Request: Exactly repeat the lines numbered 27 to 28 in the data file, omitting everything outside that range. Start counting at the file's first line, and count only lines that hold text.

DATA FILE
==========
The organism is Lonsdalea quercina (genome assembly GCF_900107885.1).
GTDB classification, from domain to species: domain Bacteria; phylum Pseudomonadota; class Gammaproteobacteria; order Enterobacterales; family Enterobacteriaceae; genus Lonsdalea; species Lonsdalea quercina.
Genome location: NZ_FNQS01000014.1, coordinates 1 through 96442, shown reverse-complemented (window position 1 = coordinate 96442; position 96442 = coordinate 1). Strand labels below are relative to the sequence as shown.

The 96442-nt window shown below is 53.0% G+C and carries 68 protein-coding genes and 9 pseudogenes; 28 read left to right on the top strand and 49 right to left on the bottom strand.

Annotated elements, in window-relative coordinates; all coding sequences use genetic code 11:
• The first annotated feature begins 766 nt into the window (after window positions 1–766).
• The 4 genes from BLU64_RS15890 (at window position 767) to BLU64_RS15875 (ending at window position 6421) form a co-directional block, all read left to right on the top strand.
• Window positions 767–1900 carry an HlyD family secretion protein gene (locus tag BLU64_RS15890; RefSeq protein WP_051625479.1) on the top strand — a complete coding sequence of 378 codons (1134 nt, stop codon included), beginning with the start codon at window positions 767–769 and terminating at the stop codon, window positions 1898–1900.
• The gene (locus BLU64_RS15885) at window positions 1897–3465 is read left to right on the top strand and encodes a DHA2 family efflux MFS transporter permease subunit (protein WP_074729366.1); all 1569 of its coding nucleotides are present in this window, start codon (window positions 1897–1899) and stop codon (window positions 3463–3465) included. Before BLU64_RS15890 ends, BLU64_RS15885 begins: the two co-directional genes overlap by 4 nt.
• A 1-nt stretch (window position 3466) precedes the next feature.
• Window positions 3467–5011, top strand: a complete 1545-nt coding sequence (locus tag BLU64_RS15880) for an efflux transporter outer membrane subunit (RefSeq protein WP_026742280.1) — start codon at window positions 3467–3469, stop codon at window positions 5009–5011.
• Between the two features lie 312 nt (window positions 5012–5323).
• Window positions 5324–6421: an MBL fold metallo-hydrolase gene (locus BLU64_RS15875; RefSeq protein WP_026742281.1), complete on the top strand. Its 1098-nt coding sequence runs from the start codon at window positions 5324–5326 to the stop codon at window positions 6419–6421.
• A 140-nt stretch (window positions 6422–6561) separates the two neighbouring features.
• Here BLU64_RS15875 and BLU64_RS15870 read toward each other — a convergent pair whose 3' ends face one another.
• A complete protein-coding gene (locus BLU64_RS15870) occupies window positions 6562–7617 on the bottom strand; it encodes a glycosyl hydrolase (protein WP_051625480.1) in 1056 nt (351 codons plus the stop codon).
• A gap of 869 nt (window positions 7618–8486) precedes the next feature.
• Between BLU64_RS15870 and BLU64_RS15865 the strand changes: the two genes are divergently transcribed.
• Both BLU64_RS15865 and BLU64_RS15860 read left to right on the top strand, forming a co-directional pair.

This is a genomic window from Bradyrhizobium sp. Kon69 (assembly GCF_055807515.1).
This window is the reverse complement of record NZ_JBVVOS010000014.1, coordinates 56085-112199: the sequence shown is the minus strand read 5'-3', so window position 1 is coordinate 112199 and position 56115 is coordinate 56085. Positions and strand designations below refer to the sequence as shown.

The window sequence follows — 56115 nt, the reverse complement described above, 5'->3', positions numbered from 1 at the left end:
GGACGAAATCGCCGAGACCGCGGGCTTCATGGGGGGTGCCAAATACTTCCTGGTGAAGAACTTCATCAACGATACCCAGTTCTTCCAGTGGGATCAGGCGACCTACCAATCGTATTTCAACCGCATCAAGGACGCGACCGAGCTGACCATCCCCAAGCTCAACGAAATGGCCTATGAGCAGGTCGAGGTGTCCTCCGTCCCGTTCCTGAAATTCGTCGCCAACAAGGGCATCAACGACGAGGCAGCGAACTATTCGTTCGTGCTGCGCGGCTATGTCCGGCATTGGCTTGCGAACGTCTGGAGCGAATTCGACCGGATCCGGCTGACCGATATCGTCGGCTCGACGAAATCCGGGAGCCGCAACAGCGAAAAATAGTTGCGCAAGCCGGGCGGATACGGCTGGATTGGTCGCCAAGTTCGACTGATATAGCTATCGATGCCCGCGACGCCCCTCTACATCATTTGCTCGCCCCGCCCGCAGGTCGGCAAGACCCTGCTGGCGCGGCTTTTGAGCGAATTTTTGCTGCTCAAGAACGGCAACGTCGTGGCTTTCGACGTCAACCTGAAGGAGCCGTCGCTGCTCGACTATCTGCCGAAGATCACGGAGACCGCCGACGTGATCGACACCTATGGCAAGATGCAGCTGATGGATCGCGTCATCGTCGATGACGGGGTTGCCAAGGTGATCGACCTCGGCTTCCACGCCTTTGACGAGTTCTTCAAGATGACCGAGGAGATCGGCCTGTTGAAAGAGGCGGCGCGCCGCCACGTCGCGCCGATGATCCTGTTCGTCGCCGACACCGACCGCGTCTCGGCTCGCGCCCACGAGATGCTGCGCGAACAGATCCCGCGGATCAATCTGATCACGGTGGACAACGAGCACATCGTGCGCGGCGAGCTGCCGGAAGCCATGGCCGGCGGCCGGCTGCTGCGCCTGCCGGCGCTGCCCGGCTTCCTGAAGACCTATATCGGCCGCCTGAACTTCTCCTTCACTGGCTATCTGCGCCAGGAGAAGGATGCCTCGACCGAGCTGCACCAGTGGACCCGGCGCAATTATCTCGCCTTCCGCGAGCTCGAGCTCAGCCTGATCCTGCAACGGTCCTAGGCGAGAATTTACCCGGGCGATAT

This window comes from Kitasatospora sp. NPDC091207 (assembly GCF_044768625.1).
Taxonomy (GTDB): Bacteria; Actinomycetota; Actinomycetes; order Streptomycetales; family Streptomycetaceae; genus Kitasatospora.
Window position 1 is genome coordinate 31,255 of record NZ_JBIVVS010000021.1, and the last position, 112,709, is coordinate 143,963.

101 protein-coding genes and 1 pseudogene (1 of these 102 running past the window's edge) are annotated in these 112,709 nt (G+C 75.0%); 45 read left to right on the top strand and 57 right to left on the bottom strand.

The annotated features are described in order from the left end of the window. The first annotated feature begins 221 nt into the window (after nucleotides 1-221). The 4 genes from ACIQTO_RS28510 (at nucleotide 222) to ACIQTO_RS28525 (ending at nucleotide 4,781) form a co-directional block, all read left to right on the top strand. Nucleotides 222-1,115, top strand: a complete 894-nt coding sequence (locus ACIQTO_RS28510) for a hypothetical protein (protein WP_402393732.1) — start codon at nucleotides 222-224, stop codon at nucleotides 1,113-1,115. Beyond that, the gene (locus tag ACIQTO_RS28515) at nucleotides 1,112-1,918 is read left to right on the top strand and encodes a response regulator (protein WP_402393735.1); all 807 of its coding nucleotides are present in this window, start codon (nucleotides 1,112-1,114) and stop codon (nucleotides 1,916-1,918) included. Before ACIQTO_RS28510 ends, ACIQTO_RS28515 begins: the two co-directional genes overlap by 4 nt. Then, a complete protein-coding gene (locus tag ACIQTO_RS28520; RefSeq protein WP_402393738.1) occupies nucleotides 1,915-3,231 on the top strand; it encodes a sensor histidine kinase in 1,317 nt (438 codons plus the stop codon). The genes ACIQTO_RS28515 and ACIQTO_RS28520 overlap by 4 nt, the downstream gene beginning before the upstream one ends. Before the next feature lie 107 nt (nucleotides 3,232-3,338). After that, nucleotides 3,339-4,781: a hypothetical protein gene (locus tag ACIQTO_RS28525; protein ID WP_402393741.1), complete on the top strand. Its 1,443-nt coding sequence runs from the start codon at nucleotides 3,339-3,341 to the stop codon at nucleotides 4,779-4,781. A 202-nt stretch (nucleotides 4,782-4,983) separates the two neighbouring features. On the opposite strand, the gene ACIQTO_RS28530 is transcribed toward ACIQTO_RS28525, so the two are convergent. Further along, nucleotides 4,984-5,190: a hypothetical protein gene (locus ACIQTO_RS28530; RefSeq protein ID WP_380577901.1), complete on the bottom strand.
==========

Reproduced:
101 protein-coding genes and 1 pseudogene (1 of these 102 running past the window's edge) are annotated in these 112,709 nt (G+C 75.0%); 45 read left to right on the top strand and 57 right to left on the bottom strand.

The annotated features are described in order from the left end of the window. The first annotated feature begins 221 nt into the window (after nucleotides 1-221). The 4 genes from ACIQTO_RS28510 (at nucleotide 222) to ACIQTO_RS28525 (ending at nucleotide 4,781) form a co-directional block, all read left to right on the top strand. Nucleotides 222-1,115, top strand: a complete 894-nt coding sequence (locus ACIQTO_RS28510) for a hypothetical protein (protein WP_402393732.1) — start codon at nucleotides 222-224, stop codon at nucleotides 1,113-1,115. Beyond that, the gene (locus tag ACIQTO_RS28515) at nucleotides 1,112-1,918 is read left to right on the top strand and encodes a response regulator (protein WP_402393735.1); all 807 of its coding nucleotides are present in this window, start codon (nucleotides 1,112-1,114) and stop codon (nucleotides 1,916-1,918) included. Before ACIQTO_RS28510 ends, ACIQTO_RS28515 begins: the two co-directional genes overlap by 4 nt. Then, a complete protein-coding gene (locus tag ACIQTO_RS28520; RefSeq protein WP_402393738.1) occupies nucleotides 1,915-3,231 on the top strand; it encodes a sensor histidine kinase in 1,317 nt (438 codons plus the stop codon). The genes ACIQTO_RS28515 and ACIQTO_RS28520 overlap by 4 nt, the downstream gene beginning before the upstream one ends. Before the next feature lie 107 nt (nucleotides 3,232-3,338). After that, nucleotides 3,339-4,781: a hypothetical protein gene (locus tag ACIQTO_RS28525; protein ID WP_402393741.1), complete on the top strand. Its 1,443-nt coding sequence runs from the start codon at nucleotides 3,339-3,341 to the stop codon at nucleotides 4,779-4,781. A 202-nt stretch (nucleotides 4,782-4,983) separates the two neighbouring features. On the opposite strand, the gene ACIQTO_RS28530 is transcribed toward ACIQTO_RS28525, so the two are convergent. Further along, nucleotides 4,984-5,190: a hypothetical protein gene (locus ACIQTO_RS28530; RefSeq protein ID WP_380577901.1), complete on the bottom strand.